Trumbull Insurance Company v Mallett et al

Filing 47

MEMORANDUM AND ORDER: IT IS HEREBY ORDERED that Plaintiff's motion for summary judgment is GRANTED as to both Defendants. ECF No. 18 . IT IS FURTHER ORDERED that Defendant John H. Mallett's cross motion for summary judgment is DENIED. ECF No. 41 . All claims against all parties having been resolved, a separate Judgment shall accompany this Memorandum and Order. Signed by District Judge Audrey G. Fleissig on September 5, 2017. (BRP)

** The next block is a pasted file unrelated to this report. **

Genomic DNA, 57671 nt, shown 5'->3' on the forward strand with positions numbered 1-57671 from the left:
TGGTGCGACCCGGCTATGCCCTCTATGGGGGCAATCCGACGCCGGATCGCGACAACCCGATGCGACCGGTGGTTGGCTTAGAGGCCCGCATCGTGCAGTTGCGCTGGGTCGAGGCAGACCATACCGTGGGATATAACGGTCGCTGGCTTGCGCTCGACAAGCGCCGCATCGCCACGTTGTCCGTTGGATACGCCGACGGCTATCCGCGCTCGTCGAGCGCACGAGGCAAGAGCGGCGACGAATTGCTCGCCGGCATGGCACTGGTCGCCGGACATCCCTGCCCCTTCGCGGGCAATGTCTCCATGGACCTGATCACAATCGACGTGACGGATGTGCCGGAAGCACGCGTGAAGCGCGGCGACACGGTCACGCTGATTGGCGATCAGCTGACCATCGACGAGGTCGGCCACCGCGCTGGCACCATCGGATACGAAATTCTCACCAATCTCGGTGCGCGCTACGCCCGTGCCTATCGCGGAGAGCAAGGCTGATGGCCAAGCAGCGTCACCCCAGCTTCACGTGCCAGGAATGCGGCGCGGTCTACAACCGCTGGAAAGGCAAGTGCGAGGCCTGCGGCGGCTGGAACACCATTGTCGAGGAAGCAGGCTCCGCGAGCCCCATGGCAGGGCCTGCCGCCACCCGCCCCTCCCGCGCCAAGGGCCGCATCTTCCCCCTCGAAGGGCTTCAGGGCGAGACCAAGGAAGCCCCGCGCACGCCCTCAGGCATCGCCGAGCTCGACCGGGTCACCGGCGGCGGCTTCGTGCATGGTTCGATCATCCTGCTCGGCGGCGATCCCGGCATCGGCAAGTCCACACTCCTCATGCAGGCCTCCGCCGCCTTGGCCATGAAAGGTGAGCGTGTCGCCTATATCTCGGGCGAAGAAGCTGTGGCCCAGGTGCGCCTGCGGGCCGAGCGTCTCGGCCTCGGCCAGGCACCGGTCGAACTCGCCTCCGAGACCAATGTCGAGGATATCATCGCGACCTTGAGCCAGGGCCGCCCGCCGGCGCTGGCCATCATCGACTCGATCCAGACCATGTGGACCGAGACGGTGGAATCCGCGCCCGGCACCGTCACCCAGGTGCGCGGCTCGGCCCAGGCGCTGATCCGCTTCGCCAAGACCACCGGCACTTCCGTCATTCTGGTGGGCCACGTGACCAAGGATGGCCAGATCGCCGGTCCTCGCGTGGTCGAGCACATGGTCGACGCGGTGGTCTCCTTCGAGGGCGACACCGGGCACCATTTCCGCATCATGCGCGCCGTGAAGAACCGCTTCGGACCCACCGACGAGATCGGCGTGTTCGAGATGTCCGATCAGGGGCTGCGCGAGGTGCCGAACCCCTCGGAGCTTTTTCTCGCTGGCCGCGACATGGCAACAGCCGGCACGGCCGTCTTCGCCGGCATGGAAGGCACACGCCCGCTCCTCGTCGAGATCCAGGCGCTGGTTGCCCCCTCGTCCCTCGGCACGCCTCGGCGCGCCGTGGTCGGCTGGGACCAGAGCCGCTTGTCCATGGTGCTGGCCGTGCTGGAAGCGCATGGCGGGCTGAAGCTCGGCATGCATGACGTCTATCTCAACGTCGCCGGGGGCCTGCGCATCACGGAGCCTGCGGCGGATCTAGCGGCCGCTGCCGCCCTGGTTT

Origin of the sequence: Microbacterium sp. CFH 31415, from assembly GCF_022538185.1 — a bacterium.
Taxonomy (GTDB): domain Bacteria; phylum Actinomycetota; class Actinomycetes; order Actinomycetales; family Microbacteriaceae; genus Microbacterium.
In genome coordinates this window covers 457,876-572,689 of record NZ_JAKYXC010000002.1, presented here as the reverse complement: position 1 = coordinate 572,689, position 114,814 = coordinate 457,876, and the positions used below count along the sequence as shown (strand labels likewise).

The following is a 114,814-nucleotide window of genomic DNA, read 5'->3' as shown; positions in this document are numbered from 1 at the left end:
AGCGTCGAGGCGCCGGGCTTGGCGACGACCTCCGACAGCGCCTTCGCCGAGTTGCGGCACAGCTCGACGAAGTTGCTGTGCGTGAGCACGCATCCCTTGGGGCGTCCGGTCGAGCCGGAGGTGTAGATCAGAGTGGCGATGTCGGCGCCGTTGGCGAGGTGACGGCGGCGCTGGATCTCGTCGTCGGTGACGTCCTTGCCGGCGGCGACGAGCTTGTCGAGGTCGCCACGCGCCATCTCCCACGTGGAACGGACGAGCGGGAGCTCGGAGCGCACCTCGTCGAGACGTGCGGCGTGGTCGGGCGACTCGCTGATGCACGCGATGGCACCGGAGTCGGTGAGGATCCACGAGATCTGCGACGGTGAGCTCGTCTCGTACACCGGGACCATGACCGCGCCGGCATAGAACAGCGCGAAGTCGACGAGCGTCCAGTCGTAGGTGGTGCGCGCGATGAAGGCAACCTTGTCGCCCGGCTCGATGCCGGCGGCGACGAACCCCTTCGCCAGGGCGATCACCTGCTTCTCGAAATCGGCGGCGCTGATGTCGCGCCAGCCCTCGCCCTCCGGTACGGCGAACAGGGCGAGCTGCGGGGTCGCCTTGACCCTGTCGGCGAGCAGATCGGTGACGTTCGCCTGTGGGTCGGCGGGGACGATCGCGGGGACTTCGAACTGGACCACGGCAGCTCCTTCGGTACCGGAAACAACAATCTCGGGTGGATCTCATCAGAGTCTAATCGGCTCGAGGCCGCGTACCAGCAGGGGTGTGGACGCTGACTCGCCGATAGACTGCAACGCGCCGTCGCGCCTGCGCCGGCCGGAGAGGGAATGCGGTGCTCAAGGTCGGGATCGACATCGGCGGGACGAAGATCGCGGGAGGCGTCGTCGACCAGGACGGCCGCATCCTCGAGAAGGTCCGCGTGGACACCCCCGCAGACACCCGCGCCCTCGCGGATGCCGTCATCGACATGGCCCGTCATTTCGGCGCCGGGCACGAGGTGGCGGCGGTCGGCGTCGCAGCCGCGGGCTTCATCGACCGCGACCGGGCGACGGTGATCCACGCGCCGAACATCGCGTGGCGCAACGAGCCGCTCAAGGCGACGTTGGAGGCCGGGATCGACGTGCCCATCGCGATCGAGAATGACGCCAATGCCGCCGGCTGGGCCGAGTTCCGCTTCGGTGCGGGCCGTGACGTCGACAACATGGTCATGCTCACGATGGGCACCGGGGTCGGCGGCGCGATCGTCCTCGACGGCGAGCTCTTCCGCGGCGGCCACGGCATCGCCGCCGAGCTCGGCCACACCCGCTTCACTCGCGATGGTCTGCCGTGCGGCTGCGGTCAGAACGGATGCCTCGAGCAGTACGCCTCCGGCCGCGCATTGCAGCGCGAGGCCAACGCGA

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UNITED STATES DISTRICT COURT EASTERN DISTRICT OF MISSOURI EASTERN DIVISION TRUMBULL INSURANCE COMPANY, Plaintiff, vs. JOHN H. MALLETT, et al., Defendants. ) ) ) ) ) ) ) ) ) Case No. 4:16-CV-01139 AGF MEMORANDUM AND ORDER This action for declaratory judgment regarding underinsured motorist (“UIM”) coverage is before the Court on the motion (ECF No. 18) for summary judgment filed by Plaintiff Trumbull Insurance Company as to both Defendants, and the cross motion (ECF No. 41) for summary judgment filed by Defendant John H. Mallett (“John Mallett” or “Defendant”). The other Defendant in this case, Kelly Williams, is in default and has not responded to Plaintiff’s motion. For the reasons set forth below, the Court will grant Plaintiff’s motion and deny Defendant’s motion. BACKGROUND For the purpose of the motions before the Court, the facts as established by the record are as follows. On August 15, 2015, while driving a 1991 Jeep Cherokee Laredo, Decedent Duell Mallett (“Decedent”) was killed in a motor vehicle accident. The accident was caused by the negligence of another driver, Justin Williams (the “Other Driver”). Decedent was survived by Defendants John Mallett and Kelly Williams, his only surviving children. John Mallett also serves as the personal representative of the estate of Decedent. The Other Driver had automobile liability insurance at the time of the accident, and Defendants brought a claim against him and his insurance provider. The Other Driver’s insurance provider offered to pay its policy limit of $25,000, though the parties disagree as to whether this amount was actually paid. Defendants also submitted a claim for UIM coverage against Decedent’s insurance provider, Plaintiff Trumbull Insurance Company. At the time of the accident, Decedent had three vehicles insured by Plaintiff under policy number 84 PH 928689. The declarations page of the policy, which lists the “Coverages and Limits of Liability,” states that “Underinsured Motorists Bodily Injury” coverage has a liability limit of $500,000 for each person and $1,000,000 for each accident. After Defendants received their $25,000 policy-limit settlement offer from the Other Driver’s insurance provider, Plaintiff offered to pay Defendants UIM benefits of $500,000, declaring that the per-person limit was the maximum amount of the policy’s UIM coverage in this case. Defendants accepted the $500,000 pursuant to a “Special Release,” which preserved Defendants’ right to pursue a claim to “stack” the UIM coverage benefits under Decedent’s policy. In this instance, stacking would allow Defendants to combine the UIM coverage of $500,000 for each vehicle on the policy for a total of $1,500,000. The Special Release also set forth Plaintiff’s position that the policy did not allow for such 2 “stacking,” and Plaintiff reserved its right to “file or remove any litigation” to federal court related to any stacking claim Defendants might bring. ECF No. 20 at 64. On July 14, 2016, Plaintiff filed its complaint for declaratory judgment in this Court, invoking the Court’s diversity jurisdiction. Plaintiff requests that this Court declare that the insurance policy in question provides no right to stack UIM coverage. In the alternative, if the Court determines stacking is allowed by the insurance contract, Plaintiff seeks a declaration that it is entitled to an offset for the amounts already paid to Defendants by both Plaintiff and the Other Driver’s insurance provider. In his answer, Defendant requests that this Court declare that there is a right to stack UIM coverage under the subject policy. Plaintiff filed its motion for summary judgment with supporting memorandum on February 10, 2017. Defendant thereafter filed a motion to compel Plaintiff to produce any correspondence sent to Decedent regarding the subject policy. In its response to that motion, Plaintiff represented that, other than the policies issued to Decedent, it did not possess any communications between it and Decedent. On July 6, 2017, the Court denied Defendant’s motion to compel and ordered Defendant to respond to Plaintiff’s motion for summary judgment. Defendant filed a combined response to Plaintiff’s motion and cross motion for summary judgment on July 11, 2017. Plaintiff filed a combined response and reply on August 11, 2017. Defendant has not filed a reply in support of his motion for summary judgment, and the time to do so has passed. 3 The other Defendant in this case, Kelly Williams, has not appeared in this matter since the Clerk’s entry of default against her on entered on February 13, 2017.1 THE INSURANCE POLICY The relevant language of the subject insurance policy is contained in the endorsement to the policy regarding UIM coverage (Endorsement A-6193-0) and provides as follows: LIMIT OF LIABILITY A. The Limit Of Liability shown in the Declarations for each person for Underinsured Motorists Coverage is our maximum limit of liability for all damages, including damages for care, loss of services or death, arising out of bodily injury sustained by any one person in any one accident. Subject to this limit for each person, the Limit Of Liability shown in the Declarations for each accident for Underinsured Motorists Coverage is our maximum limit of liability for all damages for bodily injury resulting from any one accident. This is the most we will pay regardless of the number of: 1. Insureds; 2. Claims made; 3. Vehicles or premiums shown in the Declarations; or 4. Vehicles involved in the accident. B. No one will be entitled to receive duplicate payments for the same elements of loss under this coverage and Part A, Part B or Part C of this policy. 1 Plaintiff filed a motion for default judgment against Kelly Williams on February 2, 2017, seeking the same declaratory relief that it seeks in the instant motion for summary judgment. To avoid inconsistent results, the Court denied Plaintiff’s motion for default judgment without prejudice to refiling after the claim against the similarly-situated nondefaulting Defendant, John Mallett, was resolved. ECF No. 45. 4 C. We will not make a duplicate payment under this coverage for any element of loss for which payment has been made by or on behalf of persons or organizations who may be legally responsible. ECF No. 20 at 28. ARGUMENTS OF THE PARTIES Plaintiff argues that there is no right to stack UIM coverage under the subject policy. According to Plaintiff, there is no statutory requirement in Missouri that drivers carry UIM coverage. Instead, Plaintiff argues that the existence and amount of UIM coverage are determined by the insurance contract between the provider and the insured, which must be enforced as written, unless ambiguous. Here, according to Plaintiff, the insurance contract unambiguously prohibits stacking. In support of this argument, Plaintiff cites a case decided by the United States Court of Appeals for the Eighth Circuit, Midwestern Indemnity Co. v. Brooks, 779 F.3d 540 (8th Cir. 2015) (“Brooks”), which applied Missouri law and held that policy language identical to the language in the “Limit of Liability” section excerpted above unambiguously prohibited stacking. Defendant argues that the policy as a whole is ambiguous and should be interpreted in his favor to allow stacking. Defendant does not dispute that the relevant language in the policy’s “Limit of Liability” section is identical to the policy language at issue in Brooks, or that this language, when viewed alone, clearly prohibits stacking. But Defendant argues that language found elsewhere in the policy renders the entire insurance policy ambiguous. Specifically, Defendant cites the undefined term “duplicate payments” referred to throughout the policy as a source of ambiguity, as well as a section of the original policy entitled “General Provisions, Underinsured Motorists Coverage.” 5 ECF No. 42 at 4-5. Defendant also argues that a number of the policy’s internal crossreferences, which require the insured to “flip[ ] back and forth” between the policy and the endorsements thereto, render the policy “confusing and ambiguous.” ECF No. 42 at 4. Finally, Defendant contends that Plaintiff’s failure to produce any correspondence between itself and Decedent should give rise to an “adverse inference . . . presuming that Plaintiff did not provide [Decedent] with a copy of the subject insurance policy or any documentation regarding the insurance coverage.” ECF No. 42 at 7. Defendant argues that this presumption further warrants the denial of summary judgment in Plaintiff’s favor and the entry of summary judgment in his favor. DISCUSSION Federal Rule of Civil Procedure 56(a) provides that summary judgment shall be granted “if the movant shows that there is no genuine dispute as to any material fact and the movant is entitled to judgment as a matter of law.” Fed. R. Civ. P. 56(a). In ruling on a motion for summary judgment, a court is required to view the facts in the light most favorable to the non-moving party and must give that party the benefit of all reasonable inferences to be drawn from the record. Sokol & Assocs., Inc. v. Techsonic Indus., Inc., 495 F.3d 605, 610 (8th Cir. 2007). The movant is entitled to summary judgment when the non-movant has failed “to establish the existence of an element essential to that party’s case, and on which that party will bear the burden of proof at trial.” Celotex Corp. v. Catrett, 477 U.S. 317, 322 (1986). “Where the unresolved issues are primarily 6 legal rather than factual, summary judgment is particularly appropriate.” Eichenwald v. Small, 321 F.3d 733, 736 (8th Cir. 2003). Stacking “Interpretation of an insurance policy is a matter of state law.” Progressive N. Ins. Co. v. McDonough, 608 F.3d 388, 390 (8th Cir. 2010) (citation omitted). When deciding matters governed by state law, federal courts sitting in diversity are “bound by the decisions of the state’s highest court,” and when deciding issues not yet addressed by the state’s highest court, federal courts should consult analogous cases, decisions by lower courts, and “other potentially elucidating state law materials.” Eichenwald, 321 F.3d at 736. “‘Stacking’ refers to an insured’s ability to obtain multiple insurance coverage benefits for an injury either from more than one policy, as where the insured has two or more separate vehicles under separate policies, or from multiple coverages provided for within a single policy, as when an insured has one policy which covers more than one vehicle.” Ritchie v. Allied Prop. & Cas. Ins. Co., 307 S.W.3d 132, 135 (Mo. 2009). “As a matter of public policy, Missouri courts have invalidated attempts by insurance companies to prohibit the stacking of uninsured motorist coverage. But because Missouri does not require UIM coverage, the existence of the coverage and its ability to be stacked are determined by the contract entered between the insured and the insurer.” Brooks, 779 F.3d at 545 (internal quotations and citations omitted). “Under Missouri law, general rules of contract construction apply when interpreting an insurance policy.” Daughhetee v. State Farm Mut. Auto. Ins. Co., 743 7 F.3d 1128, 1131 (8th Cir. 2014) (citing Todd v. Mo. United Sch. Ins. Council, 223 S.W.3d 156, 160 (Mo. 2007)). Policy provisions are not to be considered in isolation; rather, courts are to consider policies in their entirety. Seeck v. Geico Gen. Ins. Co., 212 S.W.3d 129, 133 (Mo. 2007). “In construing an insurance policy, we apply the meaning that would be attached by an ordinary person of average understanding.” Corrigan v. Progressive Ins. Co., 411 S.W.3d 306, 311 (Mo. Ct. App. 2013) (citing Ritchie, 307 S.W.3d at 135). Where policy language is unambiguous, it is to be enforced as written. Rodriguez v. Gen. Accident Ins. Co. of Am., 808 S.W.2d 379, 382 (Mo. 1991). “However, if the policy is ambiguous as to stacking, [Missouri courts] will construe the policy in favor of the insured and allow stacking.” Corrigan, 411 S.W.3d at 311 (citing Ritchie, 307 S.W.3d at 135). “A court is not permitted to create an ambiguity in order to distort the language of an unambiguous policy.” Rodriguez, 808 S.W.2d at 382. “An ambiguity exists when there is duplicity, indistinctness, or uncertainty in the meaning of the language in the policy. Language is ambiguous if it is reasonably open to different constructions.” Burns v. Smith, 303 S.W.3d 505, 509 (Mo. 2010). “[I]f a contract promises something at one point and takes it away at another, there is an ambiguity.” Seeck, 212 S.W.3d at 133 (citation omitted). Here, Defendant has failed to establish that the policy is ambiguous as to stacking. Defendant agrees with Plaintiff that the anti-stacking provision in the Limit of Liability section cited above clearly prohibits stacking. As the Eighth Circuit explained in Brooks regarding language identical to the provision at issue here, where there is a provision that 8 clearly prohibits stacking, “[t]he plain language of that anti-stacking provision must be offset by another provision ‘appear[ing] to authorize stacking’” in order to create an ambiguity. Brooks, 779 F.3d at 545 (citation omitted). Defendant has not identified another provision that could be construed as appearing to authorize stacking. Defendant points to a section of the original policy entitled “Part F – General Provisions – Underinsured Motorists Coverage,” which states as follows: If the Underinsured Motorists Coverage Endorsement is attached to this policy, the provisions of the Underinsured Motorists Coverage Endorsement apply except as follows . . . (B) Paragraph B of the Limit of Liability Provision does not apply. ECF No. 20 at 61.2 Defendant argues that “[a]lthough it is not clear, one would assume that the Paragraph B referred to is Paragraph B of the endorsement, which states that ‘no one will be entitled to receive duplicate payments for the same elements of loss under Part A, Part B, or Part C of this policy.” ECF No. 42 at 5. Defendant then contends that “[t]he plain meaning of that would be understood by the common policy owner reading it to mean that duplicative payment, or ‘stacking’ is allowed.” Id. There are at least two problems with Defendant’s argument. First, the provision of the original policy that Defendant cites as creating the ambiguity was expressly deleted 2 Defendant states that this language appears on page 17 of the original policy. However, the copy of the original policy submitted by Plaintiff as an exhibit to its statement of uncontroverted material facts (ECF No. 20), the authenticity of which Defendant has not disputed (ECF No. 41 at 2, ¶ 8), contains the quoted language on page 28. 9 by a later endorsement (Endorsement A-6037-4). ECF No. 20 at 22 (“Part F – Underinsured Motorists Coverage is deleted.”). Second, even if the provision were not deleted, Defendant has failed to assert, nor can the Court discern, how this provision, or any other that contains the term “duplicate payments” might be construed to authorize stacking, as required to create an ambiguity in light of the policy’s plain anti-stacking language. See Brooks, 779 F.3d at 546. Read together, Part A of the UIM coverage endorsement’s “Limit of Liability” prohibits stacking of UIM coverage, Part B prohibits duplicate recovery for the same item of loss, and Part C prohibits duplicate payment for an element of loss already made by or on behalf of a person who is legally responsible for the loss. See Staufenbiel v. Amica Mut. Ins. Co., No. 4:13-CV-2571-JAR, 2015 WL 1456987, at *5 (E.D. Mo. Mar. 30, 2015) (holding that identical policy language was not ambiguous). None authorizes stacking. The Court also finds unpersuasive Defendant’s additional argument, that having to flip back and forth between the policy and the endorsements renders the policy ambiguous. Defendant does not suggest that the policy’s cross-references authorize stacking, and the Court finds that they do not counter the Limit of Liability provision’s anti-stacking mandate. Decedent’s Receipt of a Copy of the Policy Defendant’s alternative argument, that the Court should draw an “adverse inference” and presume that Plaintiff never delivered a copy of the insurance policy to Decedent, is puzzling and, in any event, without merit. As an initial matter, Defendant does not explain how his requested adverse inference would support his claim. Nor has 10 he presented any argument or caselaw suggesting that Plaintiff’s alleged failure to deliver a copy of the policy to Decedent would somehow eliminate any limitation of liability. In any event, in response to Defendant’s cross-motion, Plaintiff submitted the affidavit of Deborah Holmes, an employee in Plaintiff’s underwriting department whose scope of duties includes “knowledge of the mailing procedures of [Plaintiff] for policies of insurance.” ECF No. 46-1 at 3. Holmes attests that Plaintiff’s regular course of business is to mail, with proper postage through the United States Postal Service, a copy of a policy to the insured at the address listed on the policy, and that, pursuant to this regular practice, a copy of the policy at issue would have been mailed to Decedent at the address listed on his policy immediately after the policy was issued. ECF No. 46-1. Defendant has not disputed that the address listed on the policy was in fact Decedent’s address, and Defendant has failed to provide any evidence contradicting Plaintiff’s evidence as to delivery of the policy to Decedent. See Davis v. U.S. Bancorp, 383 F.3d 761, 766 (8th Cir. 2004) (“We apply a presumption that a properly mailed document is received by the addressee. That presumption may arise based on circumstantial evidence, including testimony by someone familiar with company procedures and practices that the letter was sent.”) (citations omitted); Shelter Mut. Ins. Co. v. Flint, 837 S.W.2d 524, 528 (Mo. Ct. App. 1992) (holding that “[w]hen the customary volume of mail is large, so that direct proof that a particular letter was mailed is not feasible, evidence of the settled custom and usage of the sender in the regular and systematic transaction of its business is sufficient to give rise to the presumption of receipt by the addressee,” and that a response by the insureds that they did not receive a 11 copy of an insurance policy did not dispel the presumption of receipt arising from the insurer’s evidence of mailing). Thus, the Court will deny Defendant’s request for an adverse inference. CONCLUSION For the reasons set forth above, the Court will grant Plaintiff’s motion for summary judgment as to Defendant John Mallett and as to Defendant Kelly Williams, who is in default. IT IS HEREBY ORDERED that Plaintiff’s motion for summary judgment is GRANTED as to both Defendants. ECF No. 18. IT IS FURTHER ORDERED that Defendant John H. Mallett’s cross motion for summary judgment is DENIED. ECF No. 41. All claims against all parties having been resolved, a separate Judgment shall accompany this Memorandum and Order. ________________________________ AUDREY G. FLEISSIG UNITED STATES DISTRICT JUDGE Dated this 5th day of September, 2017. 12